Quantifying murine placental extracellular vesicles across gestation and in preterm birth data with tidyNano: A computational framework for analyzing and visualizing nanoparticle data in R
Extracellular vesicles (EVs) are increasingly recognized as important mediators of intercellular communication that carry protein, lipids, and nucleic acids via the circulation to target cells whereupon they mediate physiological changes. In pregnancy, EVs are released in high quantities from the placenta and have been postulated to target multiple cell types, including those of the vascular and immune systems. However, most studies of pregnancy-associated EVs have used clinical samples and in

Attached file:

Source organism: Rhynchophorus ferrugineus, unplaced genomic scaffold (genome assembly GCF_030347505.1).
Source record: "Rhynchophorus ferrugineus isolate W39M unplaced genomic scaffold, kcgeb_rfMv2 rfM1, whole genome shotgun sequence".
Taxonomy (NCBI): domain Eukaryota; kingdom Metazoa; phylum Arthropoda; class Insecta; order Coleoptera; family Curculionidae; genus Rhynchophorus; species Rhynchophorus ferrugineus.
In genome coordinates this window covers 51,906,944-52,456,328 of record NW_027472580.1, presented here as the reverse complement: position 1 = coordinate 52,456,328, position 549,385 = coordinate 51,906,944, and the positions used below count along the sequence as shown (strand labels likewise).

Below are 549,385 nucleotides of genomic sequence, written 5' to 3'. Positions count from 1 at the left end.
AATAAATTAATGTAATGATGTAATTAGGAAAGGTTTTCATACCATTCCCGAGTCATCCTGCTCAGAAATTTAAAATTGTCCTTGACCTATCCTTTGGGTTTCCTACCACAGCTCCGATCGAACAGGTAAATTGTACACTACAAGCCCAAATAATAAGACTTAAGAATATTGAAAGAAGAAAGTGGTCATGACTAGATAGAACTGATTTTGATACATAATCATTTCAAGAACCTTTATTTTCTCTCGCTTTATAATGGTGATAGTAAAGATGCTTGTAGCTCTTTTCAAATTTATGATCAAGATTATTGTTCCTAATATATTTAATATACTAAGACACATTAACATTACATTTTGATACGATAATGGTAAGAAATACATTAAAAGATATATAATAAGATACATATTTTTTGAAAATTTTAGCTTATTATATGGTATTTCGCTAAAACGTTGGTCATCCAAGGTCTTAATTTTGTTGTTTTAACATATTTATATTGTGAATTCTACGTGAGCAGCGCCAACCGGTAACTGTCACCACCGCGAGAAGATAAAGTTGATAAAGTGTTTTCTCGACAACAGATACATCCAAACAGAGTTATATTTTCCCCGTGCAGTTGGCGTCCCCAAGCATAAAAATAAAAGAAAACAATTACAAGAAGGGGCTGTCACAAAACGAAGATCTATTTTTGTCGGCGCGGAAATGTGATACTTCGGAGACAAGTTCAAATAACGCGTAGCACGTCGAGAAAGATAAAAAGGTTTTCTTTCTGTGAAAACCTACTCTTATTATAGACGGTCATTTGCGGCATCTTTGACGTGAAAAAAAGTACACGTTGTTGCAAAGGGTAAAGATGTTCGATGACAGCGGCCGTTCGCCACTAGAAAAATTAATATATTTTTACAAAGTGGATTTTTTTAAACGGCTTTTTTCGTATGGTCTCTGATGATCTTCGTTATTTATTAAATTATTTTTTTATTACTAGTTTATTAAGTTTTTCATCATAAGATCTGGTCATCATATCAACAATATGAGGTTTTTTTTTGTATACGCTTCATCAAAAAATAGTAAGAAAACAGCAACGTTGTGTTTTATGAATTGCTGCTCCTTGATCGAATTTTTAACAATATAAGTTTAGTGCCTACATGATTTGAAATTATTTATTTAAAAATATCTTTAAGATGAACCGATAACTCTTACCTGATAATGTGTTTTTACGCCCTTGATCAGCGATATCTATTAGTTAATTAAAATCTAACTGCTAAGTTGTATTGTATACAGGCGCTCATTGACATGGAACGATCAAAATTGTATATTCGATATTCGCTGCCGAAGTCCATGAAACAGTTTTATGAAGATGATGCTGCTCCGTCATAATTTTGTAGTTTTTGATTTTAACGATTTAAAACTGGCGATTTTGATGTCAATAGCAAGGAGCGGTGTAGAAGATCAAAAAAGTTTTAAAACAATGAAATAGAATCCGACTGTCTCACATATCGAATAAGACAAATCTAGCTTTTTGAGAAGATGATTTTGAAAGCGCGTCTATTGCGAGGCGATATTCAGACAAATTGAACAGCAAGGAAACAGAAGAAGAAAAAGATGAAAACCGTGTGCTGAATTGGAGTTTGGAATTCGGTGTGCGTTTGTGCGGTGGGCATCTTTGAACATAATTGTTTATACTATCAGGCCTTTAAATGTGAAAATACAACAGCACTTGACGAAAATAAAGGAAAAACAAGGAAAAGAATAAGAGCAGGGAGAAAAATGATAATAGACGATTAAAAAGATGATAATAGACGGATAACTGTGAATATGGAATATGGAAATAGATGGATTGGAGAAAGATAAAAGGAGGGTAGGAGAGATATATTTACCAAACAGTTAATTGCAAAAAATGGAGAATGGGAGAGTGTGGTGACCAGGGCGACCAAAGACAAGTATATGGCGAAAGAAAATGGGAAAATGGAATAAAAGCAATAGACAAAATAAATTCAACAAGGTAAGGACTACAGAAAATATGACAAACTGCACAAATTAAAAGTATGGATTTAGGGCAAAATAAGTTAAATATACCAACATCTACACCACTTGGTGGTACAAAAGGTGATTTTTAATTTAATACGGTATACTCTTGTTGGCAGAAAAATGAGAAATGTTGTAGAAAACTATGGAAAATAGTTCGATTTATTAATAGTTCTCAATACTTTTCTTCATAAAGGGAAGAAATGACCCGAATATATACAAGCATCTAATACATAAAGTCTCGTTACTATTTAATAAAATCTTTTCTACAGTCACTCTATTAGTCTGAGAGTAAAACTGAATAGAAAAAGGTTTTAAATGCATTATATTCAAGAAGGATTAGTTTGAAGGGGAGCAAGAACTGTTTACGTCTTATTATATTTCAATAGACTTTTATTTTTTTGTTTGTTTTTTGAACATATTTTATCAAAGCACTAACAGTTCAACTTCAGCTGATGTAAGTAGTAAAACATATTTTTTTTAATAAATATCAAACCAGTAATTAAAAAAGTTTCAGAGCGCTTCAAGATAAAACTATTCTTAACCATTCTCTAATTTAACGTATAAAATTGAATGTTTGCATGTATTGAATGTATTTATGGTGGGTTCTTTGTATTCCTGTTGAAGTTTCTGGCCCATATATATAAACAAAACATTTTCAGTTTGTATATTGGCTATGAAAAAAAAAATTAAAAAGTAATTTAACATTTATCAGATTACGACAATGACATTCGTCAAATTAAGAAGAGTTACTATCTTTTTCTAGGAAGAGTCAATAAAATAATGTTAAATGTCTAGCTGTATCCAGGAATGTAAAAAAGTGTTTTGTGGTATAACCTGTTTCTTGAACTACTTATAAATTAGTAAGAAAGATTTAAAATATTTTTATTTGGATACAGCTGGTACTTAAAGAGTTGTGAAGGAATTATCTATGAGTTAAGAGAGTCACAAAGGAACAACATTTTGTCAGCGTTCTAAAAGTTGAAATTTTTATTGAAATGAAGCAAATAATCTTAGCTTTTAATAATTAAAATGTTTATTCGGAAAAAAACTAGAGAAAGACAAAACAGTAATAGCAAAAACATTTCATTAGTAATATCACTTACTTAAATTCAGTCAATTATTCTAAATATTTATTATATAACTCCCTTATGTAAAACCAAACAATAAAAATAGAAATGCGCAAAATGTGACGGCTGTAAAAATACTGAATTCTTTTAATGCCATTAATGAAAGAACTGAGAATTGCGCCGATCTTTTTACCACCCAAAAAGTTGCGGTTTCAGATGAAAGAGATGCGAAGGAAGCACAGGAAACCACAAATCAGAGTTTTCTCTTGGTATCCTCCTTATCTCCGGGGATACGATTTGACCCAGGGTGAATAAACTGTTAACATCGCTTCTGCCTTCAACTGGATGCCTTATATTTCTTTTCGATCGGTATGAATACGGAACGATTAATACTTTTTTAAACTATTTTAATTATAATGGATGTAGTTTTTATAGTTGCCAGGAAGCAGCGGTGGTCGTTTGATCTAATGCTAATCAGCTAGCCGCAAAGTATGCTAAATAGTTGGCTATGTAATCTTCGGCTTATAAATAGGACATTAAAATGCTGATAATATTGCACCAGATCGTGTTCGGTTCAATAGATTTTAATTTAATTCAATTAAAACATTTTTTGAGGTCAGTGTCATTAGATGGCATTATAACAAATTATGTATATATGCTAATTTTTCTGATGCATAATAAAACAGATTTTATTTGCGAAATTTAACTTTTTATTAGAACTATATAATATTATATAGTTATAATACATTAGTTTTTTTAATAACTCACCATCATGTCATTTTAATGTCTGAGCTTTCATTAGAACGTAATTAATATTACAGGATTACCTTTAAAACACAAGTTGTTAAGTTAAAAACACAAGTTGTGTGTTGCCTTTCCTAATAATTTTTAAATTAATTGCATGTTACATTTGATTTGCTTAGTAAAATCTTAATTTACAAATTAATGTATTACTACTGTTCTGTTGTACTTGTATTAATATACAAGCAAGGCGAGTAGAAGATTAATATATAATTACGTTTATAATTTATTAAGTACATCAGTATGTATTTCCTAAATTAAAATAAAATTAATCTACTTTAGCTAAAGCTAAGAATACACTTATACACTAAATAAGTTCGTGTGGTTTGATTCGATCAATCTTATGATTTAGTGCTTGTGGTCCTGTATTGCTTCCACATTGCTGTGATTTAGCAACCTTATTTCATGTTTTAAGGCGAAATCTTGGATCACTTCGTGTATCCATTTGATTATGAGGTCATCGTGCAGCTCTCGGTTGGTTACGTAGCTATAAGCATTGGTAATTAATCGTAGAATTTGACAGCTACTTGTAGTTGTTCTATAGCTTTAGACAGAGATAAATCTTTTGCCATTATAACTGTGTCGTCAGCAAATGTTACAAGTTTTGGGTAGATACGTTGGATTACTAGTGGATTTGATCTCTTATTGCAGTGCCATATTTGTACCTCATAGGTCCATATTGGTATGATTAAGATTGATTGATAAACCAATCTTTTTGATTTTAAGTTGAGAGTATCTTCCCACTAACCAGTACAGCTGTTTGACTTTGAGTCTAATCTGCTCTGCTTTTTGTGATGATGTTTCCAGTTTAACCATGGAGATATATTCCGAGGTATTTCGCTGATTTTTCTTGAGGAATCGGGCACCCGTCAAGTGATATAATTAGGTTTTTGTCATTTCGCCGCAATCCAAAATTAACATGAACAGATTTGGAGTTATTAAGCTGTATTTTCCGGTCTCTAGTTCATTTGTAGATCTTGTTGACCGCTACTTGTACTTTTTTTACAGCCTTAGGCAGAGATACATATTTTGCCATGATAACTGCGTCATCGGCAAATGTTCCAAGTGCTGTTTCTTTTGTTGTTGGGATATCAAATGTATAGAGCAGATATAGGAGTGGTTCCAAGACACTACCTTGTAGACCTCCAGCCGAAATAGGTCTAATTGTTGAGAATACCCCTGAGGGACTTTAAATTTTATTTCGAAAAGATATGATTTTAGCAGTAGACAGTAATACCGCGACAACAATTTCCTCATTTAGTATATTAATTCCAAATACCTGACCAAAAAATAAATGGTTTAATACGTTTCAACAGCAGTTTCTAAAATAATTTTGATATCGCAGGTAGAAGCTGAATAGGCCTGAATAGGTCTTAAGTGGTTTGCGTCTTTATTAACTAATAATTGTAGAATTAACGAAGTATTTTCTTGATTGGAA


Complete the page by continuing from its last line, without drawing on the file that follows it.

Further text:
... itro models; to date, few studies have taken advantage of murine models in which pregnancy can be precisely timed and manipulated. In this study, we used a murine model to determine whether the quantity of EVs is altered during healthy pregnancy and during inflammation-associated preterm birth. To facilitate data analysis, we developed a novel software package, tidyNano, an R package that provides functions to import, clean, and quickly summarize raw data generated by the nanoparticle tracking device, NanoSight (Malvern Panalytical). We also developed shinySIGHT, a Shiny web application that allows for interactive exploration and visualization of EV data. In mice, EV concentration in blood increased linearly across pregnancy, with significant rises at GD14.5 and 17.5 relative to EV concentrations in nonpregnant females. Additionally, lipopolysaccharide treatment resulted in a significant reduction in circulating EV concentrations relative to vehicle-treated controls at GD16.5 within 4 hours. Use of tidyNano facilitated rapid analysis of EV data; importantly, this package provides a straightforward framework by which diverse types of large datasets can be simply and efficiently analyzed, is freely available under the MIT license, and is hosted on GitHub (https://nguyens7.github.io/tidyNano/). Our data highlight the utility of the mouse as a model of EV biology in pregnancy, and suggest that placental dysfunction is associated with reduced circulating EVs.